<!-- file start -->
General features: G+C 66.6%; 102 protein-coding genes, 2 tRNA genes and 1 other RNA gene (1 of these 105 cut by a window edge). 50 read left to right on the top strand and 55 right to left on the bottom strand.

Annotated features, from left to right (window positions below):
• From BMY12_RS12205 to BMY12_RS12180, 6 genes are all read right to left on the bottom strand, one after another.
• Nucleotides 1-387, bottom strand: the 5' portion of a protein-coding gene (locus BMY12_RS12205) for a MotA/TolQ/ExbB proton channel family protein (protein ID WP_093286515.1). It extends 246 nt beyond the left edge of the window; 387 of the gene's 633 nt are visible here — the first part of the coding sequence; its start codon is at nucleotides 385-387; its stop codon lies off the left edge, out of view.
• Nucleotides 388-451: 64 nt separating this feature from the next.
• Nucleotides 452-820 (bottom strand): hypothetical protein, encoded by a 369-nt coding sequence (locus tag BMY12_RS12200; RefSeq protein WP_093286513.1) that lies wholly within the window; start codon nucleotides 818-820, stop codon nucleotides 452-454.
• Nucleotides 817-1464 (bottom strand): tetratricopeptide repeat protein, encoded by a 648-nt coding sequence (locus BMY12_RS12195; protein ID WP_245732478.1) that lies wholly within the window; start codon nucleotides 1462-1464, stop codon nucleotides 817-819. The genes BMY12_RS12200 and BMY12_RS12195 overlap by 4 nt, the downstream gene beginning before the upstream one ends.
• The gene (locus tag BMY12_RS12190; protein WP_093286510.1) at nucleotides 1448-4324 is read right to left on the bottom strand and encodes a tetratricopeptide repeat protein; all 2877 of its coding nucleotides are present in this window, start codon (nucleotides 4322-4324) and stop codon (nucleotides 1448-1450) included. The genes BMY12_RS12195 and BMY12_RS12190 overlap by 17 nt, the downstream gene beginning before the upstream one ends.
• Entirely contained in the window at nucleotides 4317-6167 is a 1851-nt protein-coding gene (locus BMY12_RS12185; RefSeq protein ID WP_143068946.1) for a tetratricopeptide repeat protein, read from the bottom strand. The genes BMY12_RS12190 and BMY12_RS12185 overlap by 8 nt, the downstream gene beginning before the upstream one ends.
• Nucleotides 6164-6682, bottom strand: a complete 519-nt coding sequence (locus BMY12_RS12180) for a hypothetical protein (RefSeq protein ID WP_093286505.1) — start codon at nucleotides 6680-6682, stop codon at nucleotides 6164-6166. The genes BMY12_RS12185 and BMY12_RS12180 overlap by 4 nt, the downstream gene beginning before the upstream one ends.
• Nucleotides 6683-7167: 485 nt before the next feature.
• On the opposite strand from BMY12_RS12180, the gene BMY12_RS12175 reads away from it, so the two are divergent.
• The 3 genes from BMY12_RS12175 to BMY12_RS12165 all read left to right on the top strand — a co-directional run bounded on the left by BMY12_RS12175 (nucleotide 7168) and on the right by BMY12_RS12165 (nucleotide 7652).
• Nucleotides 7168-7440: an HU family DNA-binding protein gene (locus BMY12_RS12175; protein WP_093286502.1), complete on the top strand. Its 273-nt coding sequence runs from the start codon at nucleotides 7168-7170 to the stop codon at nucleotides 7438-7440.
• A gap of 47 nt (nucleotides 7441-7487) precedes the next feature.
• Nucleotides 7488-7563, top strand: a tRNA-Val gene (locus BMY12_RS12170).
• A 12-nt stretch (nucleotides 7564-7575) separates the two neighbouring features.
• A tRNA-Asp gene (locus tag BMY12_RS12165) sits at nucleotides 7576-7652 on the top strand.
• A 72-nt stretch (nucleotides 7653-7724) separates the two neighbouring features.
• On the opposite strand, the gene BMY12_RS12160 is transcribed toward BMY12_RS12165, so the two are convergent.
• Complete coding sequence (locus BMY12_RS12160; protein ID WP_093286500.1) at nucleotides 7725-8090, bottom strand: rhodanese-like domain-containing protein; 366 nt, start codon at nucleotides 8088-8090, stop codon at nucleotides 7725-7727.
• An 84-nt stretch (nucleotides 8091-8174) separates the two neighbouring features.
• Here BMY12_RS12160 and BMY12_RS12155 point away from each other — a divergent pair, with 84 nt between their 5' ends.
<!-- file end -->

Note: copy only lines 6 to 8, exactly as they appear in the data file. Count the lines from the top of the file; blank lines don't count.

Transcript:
• Nucleotides 452-820 (bottom strand): hypothetical protein, encoded by a 369-nt coding sequence (locus tag BMY12_RS12200; RefSeq protein WP_093286513.1) that lies wholly within the window; start codon nucleotides 818-820, stop codon nucleotides 452-454.
• Nucleotides 817-1464 (bottom strand): tetratricopeptide repeat protein, encoded by a 648-nt coding sequence (locus BMY12_RS12195; protein ID WP_245732478.1) that lies wholly within the window; start codon nucleotides 1462-1464, stop codon nucleotides 817-819. The genes BMY12_RS12200 and BMY12_RS12195 overlap by 4 nt, the downstream gene beginning before the upstream one ends.
• The gene (locus tag BMY12_RS12190; protein WP_093286510.1) at nucleotides 1448-4324 is read right to left on the bottom strand and encodes a tetratricopeptide repeat protein; all 2877 of its coding nucleotides are present in this window, start codon (nucleotides 4322-4324) and stop codon (nucleotides 1448-1450) included. The genes BMY12_RS12195 and BMY12_RS12190 overlap by 17 nt, the downstream gene beginning before the upstream one ends.